Chronic binge drinking is one of the most common forms of substance abuse. The intensity of effects that alcohol can have on a person depends on their body type, medical history, and whether it has been combined with other medications or drugs. Prolonged addiction to alcohol can cause damage to nerve pathways and brain chemicals, which affect emotions, bodily functions, breathing, and heart rate. Detox helps a person come off the influence of alcohol without going into cardiac arrest or other potentially life-threatening side effects.


Opioids include painkillers that are commonly prescribed to patients recovering from surgery. They are effective at masking severe pain but are also very addictive. They can also be overly prescribed to patients, which makes them easy to abuse when not monitored carefully. Coming off of these drugs can result in withdrawal symptoms, as they affect the brain’s natural ability to regulate pain. Medical detox is necessary in order to regulate the neurological response as the drugs leave the system.


Also called amphetamines, this drug is often taken in the form of cocaine but can also be found in caffeine and nicotine. Withdrawal symptoms can last several days to a full week, with side effects of hallucinations and paranoia. Health issues such as high blood pressure or liver disease can affect the severity of these symptoms, especially if the individual has a history of brain injuries or seizures.

The Detox Process at Enlightened Recovery

Enlightened Recovery is a treatment facility that takes both a medical and holistic approach to recovery from substance addiction. We oversee this journey from the point of detox and beyond, cleansing both body and mind of harmful substances.

Our treatment is personalized to each person according to their unique medical and emotional needs. Not everyone experiences substance addiction to the same extent, so the treatments we recommend will take that unique history into account. We believe that medical detox is best for those who have experienced substance addiction for several months or years, as it is the most effective treatment to address the long-term consequences of drugs and alcohol on the body.

Many people come to Enlightened Recovery with co-occurring conditions, such as addiction and depression, bipolar disorder, and other mental health diagnoses. For these people, an approach that treats both conditions together rather than separately is most effective. Treating substance abuse separately from mental health can actually have the effect of worsening one or the other. Our staff understands the complexity of co-occurring disorders and is able to provide care accordingly.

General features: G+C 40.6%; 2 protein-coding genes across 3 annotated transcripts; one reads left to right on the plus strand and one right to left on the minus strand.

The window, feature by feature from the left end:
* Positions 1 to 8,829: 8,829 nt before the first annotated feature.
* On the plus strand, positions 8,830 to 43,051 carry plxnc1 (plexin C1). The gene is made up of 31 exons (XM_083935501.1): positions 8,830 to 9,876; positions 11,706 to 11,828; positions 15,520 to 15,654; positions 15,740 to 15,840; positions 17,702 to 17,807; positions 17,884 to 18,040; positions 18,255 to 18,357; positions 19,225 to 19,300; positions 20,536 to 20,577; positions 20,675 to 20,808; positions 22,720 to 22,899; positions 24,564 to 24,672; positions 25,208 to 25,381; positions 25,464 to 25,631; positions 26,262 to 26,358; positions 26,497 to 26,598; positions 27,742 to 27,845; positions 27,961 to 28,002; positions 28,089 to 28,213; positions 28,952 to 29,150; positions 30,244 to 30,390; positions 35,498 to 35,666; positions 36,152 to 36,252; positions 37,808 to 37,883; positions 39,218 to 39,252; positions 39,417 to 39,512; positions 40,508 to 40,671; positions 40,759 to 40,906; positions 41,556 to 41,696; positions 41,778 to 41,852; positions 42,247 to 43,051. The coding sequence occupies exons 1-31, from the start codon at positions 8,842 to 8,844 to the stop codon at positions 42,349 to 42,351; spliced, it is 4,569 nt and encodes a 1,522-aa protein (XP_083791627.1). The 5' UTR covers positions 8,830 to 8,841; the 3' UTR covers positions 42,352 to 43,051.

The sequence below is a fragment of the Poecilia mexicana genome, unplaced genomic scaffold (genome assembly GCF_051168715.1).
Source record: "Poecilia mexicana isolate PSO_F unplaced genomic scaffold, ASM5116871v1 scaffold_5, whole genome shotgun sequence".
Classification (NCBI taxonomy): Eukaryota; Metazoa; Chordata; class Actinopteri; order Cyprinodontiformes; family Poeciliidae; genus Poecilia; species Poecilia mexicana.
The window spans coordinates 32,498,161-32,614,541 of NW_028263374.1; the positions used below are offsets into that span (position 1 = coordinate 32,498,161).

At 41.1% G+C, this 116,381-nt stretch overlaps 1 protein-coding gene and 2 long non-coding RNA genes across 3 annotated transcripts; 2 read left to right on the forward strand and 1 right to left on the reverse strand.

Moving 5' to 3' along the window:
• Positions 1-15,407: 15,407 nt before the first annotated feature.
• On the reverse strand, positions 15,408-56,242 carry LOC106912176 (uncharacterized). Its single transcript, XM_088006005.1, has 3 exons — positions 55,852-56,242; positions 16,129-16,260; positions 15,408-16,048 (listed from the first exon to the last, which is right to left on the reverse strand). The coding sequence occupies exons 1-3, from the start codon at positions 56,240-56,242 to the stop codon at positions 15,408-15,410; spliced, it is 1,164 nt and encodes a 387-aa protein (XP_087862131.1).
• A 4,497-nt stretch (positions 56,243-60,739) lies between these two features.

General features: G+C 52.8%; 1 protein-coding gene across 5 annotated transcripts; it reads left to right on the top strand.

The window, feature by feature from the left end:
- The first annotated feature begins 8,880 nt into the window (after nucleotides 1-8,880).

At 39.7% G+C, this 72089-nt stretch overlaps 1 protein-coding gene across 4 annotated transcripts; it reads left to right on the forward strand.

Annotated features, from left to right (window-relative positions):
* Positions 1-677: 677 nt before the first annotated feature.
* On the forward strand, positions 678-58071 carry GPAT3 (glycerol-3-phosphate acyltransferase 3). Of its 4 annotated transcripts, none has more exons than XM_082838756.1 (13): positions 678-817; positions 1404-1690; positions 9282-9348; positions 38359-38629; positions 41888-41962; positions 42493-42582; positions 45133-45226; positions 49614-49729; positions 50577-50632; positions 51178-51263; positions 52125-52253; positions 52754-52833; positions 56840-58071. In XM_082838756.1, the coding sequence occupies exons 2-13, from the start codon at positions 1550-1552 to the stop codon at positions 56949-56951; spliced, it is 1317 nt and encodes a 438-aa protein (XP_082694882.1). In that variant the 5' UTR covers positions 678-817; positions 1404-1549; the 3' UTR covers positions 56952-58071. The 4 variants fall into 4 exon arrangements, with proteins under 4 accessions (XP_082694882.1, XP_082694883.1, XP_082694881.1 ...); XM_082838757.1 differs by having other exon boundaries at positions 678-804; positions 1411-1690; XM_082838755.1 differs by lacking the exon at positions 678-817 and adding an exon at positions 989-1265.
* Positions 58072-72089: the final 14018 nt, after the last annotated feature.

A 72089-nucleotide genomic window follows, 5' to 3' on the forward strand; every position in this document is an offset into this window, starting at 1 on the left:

In addition to detox, we also tailor treatment plans to include various holistic treatments, therapies, and other tools for recovery. These treatments and therapies include individual and group therapy, mental health care, experiential therapies, nutritional support, and more. We are careful to consider a client's unique goals, preferences, and substance abuse history when recommending additional care.

Detox is difficult, both emotionally and physically. It's one of those moments in life where things have to get worse before they get better. But when things start to get better, they really do get better! At Enlightened Recovery, we have had the honor of helping many people overcome the damaging effects of prolonged substance abuse and go on to live full, sober lives. Our holistic approach focuses on the whole person, including mental and emotional health, in addition to physical health. Our treatment recommendations are tailored to the unique needs of the people in our care. To learn more, call us today at (833) 801-LIVE and speak to a member of our staff.

How Group Learning During Treatment Benefits Recovery

How Group Learning During Treatment Benefits Recovery

Many treatment methods have been proven to treat substance addiction successfully. These methods can be a combination of mental and physical health treatments, as substance abuse affects both the body and brain. One successful treatment involves group learning, in which one or more facilitators lead a group of clients, perhaps anywhere from five to 15 people, to discuss their sobriety journeys with one another.

This may seem intimidating on its face, but it’s a similar model that sobriety groups like Alcoholics Anonymous and other 12-Step programs use and have seen great success from. For people who are afraid of upsetting close friends and relatives or may experience a good deal of judgment for this particular struggle, it can actually be easier to share with strangers than people they actually know. In group settings like these, there is no prior reputation to uphold; it’s already a given that everyone is there for the same reason. One thing is certain: These people understand how hard it is. They understand at a personal level that few others can.